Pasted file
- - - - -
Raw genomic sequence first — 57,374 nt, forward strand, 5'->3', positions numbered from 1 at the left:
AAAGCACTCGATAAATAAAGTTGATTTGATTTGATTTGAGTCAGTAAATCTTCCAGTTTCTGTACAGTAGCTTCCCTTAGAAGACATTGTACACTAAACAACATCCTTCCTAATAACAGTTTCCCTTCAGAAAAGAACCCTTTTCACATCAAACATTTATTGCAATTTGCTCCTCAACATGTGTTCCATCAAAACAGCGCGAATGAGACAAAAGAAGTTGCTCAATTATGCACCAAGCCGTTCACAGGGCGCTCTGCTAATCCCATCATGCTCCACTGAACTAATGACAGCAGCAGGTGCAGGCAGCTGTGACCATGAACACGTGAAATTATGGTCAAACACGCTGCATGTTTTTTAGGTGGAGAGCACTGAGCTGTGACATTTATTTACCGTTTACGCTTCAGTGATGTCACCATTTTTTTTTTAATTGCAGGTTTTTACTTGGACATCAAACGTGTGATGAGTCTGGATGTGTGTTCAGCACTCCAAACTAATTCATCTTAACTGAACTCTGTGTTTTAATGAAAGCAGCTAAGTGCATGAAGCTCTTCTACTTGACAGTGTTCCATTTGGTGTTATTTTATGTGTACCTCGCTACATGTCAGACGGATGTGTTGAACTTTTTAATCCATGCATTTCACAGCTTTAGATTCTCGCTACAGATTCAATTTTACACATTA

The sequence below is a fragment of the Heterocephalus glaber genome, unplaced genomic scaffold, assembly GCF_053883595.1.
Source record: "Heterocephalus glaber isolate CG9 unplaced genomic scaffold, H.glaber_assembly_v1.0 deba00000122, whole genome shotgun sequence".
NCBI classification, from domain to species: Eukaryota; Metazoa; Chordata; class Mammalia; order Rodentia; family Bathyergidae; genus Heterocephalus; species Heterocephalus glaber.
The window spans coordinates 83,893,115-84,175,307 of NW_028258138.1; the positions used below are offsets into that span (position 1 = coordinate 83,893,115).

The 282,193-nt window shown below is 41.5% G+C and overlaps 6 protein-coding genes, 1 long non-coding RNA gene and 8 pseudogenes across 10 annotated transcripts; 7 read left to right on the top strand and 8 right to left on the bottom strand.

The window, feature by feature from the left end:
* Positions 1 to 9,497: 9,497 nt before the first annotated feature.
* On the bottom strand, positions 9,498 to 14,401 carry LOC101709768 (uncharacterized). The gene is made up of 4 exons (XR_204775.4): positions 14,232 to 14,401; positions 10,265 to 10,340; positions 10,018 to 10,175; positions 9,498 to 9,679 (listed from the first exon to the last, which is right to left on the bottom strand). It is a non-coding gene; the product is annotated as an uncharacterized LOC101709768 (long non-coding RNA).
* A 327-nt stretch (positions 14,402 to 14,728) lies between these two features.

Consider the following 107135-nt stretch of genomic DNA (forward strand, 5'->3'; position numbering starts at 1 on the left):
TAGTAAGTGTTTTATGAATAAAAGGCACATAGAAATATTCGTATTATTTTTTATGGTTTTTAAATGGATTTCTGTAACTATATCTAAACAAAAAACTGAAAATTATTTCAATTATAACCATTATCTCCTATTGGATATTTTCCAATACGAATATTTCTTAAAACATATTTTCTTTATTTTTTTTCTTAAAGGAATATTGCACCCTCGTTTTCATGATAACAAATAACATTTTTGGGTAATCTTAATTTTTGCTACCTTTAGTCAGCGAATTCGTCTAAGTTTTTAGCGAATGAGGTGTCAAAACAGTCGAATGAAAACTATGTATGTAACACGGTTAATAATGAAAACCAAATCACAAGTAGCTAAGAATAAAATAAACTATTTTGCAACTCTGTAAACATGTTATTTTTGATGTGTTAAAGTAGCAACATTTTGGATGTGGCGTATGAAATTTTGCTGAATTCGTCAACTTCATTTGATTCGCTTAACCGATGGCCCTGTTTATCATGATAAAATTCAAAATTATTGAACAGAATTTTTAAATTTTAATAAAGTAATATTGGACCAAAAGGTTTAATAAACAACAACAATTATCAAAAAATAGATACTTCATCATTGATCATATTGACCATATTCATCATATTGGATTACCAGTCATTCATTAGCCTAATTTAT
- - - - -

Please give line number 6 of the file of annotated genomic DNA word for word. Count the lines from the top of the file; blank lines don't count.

The window spans coordinates 83,893,115-84,175,307 of NW_028258138.1; the positions used below are offsets into that span (position 1 = coordinate 83,893,115).